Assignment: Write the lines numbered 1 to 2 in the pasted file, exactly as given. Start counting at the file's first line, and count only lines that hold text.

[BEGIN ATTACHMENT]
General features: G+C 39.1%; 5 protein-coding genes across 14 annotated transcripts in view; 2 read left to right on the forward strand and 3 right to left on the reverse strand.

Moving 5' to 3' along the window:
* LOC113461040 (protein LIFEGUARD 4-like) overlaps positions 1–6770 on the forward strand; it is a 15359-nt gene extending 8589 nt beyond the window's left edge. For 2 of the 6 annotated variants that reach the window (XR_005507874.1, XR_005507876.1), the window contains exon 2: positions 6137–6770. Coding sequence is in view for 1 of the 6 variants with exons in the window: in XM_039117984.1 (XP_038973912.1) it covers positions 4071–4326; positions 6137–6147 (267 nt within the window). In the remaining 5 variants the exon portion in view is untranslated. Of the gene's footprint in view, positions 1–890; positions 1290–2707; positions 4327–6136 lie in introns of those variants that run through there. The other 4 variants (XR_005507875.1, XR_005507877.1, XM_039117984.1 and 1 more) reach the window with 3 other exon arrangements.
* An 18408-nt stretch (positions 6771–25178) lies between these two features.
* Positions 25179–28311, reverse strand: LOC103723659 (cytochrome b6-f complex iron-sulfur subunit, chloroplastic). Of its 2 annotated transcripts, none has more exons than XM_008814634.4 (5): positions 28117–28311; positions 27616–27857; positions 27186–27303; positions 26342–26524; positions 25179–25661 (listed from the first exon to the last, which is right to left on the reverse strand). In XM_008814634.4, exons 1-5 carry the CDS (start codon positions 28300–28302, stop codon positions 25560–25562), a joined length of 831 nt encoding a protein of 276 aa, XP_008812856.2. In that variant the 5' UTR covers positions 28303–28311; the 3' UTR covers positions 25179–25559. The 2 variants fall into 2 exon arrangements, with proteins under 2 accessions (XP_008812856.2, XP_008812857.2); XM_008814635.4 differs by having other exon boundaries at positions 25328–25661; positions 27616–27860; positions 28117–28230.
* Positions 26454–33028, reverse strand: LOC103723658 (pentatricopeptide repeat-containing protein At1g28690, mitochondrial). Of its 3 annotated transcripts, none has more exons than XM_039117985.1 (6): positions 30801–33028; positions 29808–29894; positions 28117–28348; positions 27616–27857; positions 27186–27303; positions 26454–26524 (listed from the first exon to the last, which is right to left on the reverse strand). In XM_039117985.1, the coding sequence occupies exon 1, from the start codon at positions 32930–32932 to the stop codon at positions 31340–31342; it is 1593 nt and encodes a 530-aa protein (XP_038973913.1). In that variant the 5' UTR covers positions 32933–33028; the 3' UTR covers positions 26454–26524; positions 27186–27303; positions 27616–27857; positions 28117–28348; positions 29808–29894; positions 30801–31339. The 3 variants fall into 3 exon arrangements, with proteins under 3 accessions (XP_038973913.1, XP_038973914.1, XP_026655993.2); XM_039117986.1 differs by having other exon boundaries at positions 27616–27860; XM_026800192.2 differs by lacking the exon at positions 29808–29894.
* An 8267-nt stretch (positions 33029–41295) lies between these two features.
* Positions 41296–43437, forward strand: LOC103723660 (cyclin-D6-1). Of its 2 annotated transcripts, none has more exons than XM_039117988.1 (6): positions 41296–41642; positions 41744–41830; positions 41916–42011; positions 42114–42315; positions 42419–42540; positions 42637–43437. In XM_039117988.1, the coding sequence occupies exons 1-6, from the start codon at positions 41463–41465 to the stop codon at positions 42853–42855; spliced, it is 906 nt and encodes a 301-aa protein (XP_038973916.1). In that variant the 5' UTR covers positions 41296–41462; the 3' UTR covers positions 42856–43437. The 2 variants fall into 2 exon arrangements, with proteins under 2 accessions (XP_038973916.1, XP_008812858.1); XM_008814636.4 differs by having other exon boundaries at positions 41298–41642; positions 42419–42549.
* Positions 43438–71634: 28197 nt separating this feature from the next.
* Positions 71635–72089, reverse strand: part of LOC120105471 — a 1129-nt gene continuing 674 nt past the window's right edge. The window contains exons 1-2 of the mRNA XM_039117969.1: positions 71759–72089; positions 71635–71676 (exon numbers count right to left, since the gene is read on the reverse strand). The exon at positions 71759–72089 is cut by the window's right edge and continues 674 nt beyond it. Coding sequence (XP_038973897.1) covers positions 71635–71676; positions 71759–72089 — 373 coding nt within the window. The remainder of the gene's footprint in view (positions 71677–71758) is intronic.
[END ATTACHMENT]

General features: G+C 39.1%; 5 protein-coding genes across 14 annotated transcripts in view; 2 read left to right on the forward strand and 3 right to left on the reverse strand.

Moving 5' to 3' along the window: